Decision Time: A Bench Too Far

In this interactive feature, Editor Brian Lovett shares a scenario from his 20+ years of turkey hunting, asking "What would you do?"
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Brian Lovett
 
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Decision Time: A Bench Too Far

Postby Brian Lovett » August 4th, 2010, 3:49 am

In "Decision Time," Editor Brian Lovett will share a scenario from his 20-plus years hunting turkeys. Each hinges on a critical decision. Post what choice you would have made, then see how things actually turned out.

A Bench Too Far


Is it better to have loved and lost than to not have loved at all? Who knows? However, it might be better to not hear a gobble than to be thwarted by a seemingly sure thing.

Four years ago, a friend and I stood atop a high Minnesota ridge when a bird sounded off from what seemed like a mile across a deep ravine. I wasn't thrilled about going up or down those slippery, multiflora rose-filled slopes, but the bird was hammering, so I couldn't resist.

We made the hike, and as we neared the crest, the turkey gobbled close -- almost too close -- blowing our hats off. Immediately, we dug into some oaks and assessed the situation. It was almost too perfect. The bird was strutting and gobbling on an open hardwood bench atop the ridge. We were just below the lip of the ridge, probably about 60 steps from the gobbler. If we could just lure the bird 20 to 25 steps to the crest of the hill, he'd be in easy shotgun range when he poked his head up.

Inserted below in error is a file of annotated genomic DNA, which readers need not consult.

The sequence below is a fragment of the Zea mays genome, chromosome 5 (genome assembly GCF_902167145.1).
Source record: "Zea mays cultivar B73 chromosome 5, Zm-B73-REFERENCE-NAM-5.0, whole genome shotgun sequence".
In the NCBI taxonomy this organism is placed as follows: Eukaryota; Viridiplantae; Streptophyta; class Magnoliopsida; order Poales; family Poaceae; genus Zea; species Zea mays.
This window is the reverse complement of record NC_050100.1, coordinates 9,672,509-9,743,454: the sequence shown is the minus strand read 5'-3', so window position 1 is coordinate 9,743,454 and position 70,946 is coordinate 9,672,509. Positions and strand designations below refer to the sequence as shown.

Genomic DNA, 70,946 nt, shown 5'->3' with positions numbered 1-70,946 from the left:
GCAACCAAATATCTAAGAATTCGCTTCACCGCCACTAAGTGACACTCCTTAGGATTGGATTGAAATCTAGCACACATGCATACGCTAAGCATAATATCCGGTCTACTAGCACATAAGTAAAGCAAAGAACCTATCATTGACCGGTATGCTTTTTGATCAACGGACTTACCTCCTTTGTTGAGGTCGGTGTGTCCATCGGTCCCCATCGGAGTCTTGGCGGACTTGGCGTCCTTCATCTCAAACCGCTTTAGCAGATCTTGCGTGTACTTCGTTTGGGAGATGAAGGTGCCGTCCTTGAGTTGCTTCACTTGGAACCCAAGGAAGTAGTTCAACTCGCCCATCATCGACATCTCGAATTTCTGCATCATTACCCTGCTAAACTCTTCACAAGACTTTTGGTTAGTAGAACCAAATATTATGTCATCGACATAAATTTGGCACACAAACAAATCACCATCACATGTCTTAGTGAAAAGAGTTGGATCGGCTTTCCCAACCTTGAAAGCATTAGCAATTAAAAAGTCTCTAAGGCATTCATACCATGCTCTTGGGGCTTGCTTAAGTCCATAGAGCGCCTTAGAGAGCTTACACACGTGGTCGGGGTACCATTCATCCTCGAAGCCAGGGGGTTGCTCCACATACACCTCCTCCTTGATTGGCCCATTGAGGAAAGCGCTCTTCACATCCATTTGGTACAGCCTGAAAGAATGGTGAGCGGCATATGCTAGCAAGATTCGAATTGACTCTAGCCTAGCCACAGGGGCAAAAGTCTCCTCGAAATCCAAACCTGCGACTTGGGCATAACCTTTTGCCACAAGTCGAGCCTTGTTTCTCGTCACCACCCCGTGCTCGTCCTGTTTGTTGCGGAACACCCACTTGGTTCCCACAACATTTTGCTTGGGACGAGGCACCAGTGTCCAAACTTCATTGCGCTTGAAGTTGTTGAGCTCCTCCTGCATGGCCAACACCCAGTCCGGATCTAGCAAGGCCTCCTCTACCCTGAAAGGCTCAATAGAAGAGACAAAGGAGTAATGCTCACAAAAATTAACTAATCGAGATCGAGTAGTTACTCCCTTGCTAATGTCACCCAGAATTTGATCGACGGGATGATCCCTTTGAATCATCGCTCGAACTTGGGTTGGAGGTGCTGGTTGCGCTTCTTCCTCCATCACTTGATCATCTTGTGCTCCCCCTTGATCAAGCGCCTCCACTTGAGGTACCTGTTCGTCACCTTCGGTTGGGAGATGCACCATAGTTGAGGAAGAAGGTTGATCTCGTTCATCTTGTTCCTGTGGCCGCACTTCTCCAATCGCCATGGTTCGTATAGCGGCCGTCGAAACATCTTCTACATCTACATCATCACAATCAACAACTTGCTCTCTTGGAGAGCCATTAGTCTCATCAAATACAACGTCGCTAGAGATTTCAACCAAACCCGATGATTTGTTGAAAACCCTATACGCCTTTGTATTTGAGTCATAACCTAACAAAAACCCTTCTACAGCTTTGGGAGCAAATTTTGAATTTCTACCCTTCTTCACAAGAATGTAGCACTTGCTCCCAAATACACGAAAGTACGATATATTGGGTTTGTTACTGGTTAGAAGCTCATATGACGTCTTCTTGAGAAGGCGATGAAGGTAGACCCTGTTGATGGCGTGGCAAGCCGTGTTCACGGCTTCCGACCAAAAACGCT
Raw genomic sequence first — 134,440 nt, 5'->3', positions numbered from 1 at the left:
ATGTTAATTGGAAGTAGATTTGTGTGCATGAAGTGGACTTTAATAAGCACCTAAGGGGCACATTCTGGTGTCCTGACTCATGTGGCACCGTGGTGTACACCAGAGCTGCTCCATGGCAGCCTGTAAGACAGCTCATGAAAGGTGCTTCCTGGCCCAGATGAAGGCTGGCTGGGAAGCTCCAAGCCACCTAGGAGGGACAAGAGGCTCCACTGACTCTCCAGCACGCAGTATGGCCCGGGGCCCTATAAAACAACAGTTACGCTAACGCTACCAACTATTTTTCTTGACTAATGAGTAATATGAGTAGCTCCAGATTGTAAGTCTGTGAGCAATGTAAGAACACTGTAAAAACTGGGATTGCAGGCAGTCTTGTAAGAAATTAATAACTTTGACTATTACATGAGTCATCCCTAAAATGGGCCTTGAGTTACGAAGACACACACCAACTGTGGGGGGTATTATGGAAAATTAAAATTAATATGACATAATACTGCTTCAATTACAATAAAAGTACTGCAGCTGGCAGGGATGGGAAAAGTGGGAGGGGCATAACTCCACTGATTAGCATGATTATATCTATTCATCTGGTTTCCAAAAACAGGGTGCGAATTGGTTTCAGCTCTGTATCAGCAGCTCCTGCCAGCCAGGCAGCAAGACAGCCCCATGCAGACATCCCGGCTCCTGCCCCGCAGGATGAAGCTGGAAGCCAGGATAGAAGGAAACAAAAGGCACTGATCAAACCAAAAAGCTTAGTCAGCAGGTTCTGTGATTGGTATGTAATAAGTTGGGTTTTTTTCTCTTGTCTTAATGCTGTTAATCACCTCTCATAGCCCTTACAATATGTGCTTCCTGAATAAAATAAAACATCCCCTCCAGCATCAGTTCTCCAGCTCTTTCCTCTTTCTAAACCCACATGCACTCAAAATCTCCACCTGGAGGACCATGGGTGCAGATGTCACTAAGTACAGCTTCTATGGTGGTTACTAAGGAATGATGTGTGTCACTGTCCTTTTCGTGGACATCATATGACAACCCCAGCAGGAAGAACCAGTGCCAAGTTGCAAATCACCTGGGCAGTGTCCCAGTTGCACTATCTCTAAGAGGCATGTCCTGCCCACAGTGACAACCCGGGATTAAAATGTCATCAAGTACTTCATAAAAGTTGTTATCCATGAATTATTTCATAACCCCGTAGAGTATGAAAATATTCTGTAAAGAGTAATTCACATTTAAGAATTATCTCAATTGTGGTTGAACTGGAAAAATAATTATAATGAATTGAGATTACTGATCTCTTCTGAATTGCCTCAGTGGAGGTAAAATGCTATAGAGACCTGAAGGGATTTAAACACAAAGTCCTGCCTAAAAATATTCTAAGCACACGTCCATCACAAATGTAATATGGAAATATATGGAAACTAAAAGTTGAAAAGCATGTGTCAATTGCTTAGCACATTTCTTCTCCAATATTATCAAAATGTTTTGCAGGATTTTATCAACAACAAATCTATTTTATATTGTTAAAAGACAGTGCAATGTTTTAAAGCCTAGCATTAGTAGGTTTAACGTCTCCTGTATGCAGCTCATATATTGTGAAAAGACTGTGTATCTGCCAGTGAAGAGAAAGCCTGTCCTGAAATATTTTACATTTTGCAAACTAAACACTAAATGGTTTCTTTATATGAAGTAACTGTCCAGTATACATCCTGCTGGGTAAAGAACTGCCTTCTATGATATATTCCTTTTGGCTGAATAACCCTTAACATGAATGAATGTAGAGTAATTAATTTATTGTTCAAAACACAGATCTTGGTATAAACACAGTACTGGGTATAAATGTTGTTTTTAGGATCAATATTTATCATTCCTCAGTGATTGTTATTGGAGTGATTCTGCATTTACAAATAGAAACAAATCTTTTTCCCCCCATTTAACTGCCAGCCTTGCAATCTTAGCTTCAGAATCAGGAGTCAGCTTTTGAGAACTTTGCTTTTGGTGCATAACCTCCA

I hit the slate call, and the longbeard triple-gobbled. My buddy's eyes lit up as he leveled his shotgun across his knee.

But after several tense minutes, it became apparent the bird wasn't coming. The gobbler honored all of my calls with booming responses, and his loud drumming indicated he was almost within range. However, he remained in the same spot, strutting, gobbling and drumming in the early-morning sunlight.

After 20 minutes, the situation hadn't changed. I sighed and pondered whether to remain patient or have my buddy attempt a bushwhack. The ridge was wide open, so a sneak would be risky. Further, we were at a good setup, and the bird was hotter than a pepper. Surely he'd come eventually -- right?

What would you have done? Post your decision below.

Click here for Lovett's decision.

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Uncle Nicky1
 
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RE: Decision Time: A Bench Too Far

Postby Uncle Nicky1 » August 4th, 2010, 6:01 am

Sounds  to me like the best thing to do now would be to just stop calling, sit tight, and see if his curiosity gets the better of him..but be ready for anything. I'm guessing most of us have been in this predicament before, and the old adage usually (but not always) holds true-it's pretty difficult to call a turkey DOWN a hill. I would guess if he does come in, he'll come in silently. I'd give it about an hour of silence, and if nothing happens, go look for another bird.

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RE: Decision Time: A Bench Too Far

Postby WillowRidgeCalls » August 4th, 2010, 8:54 am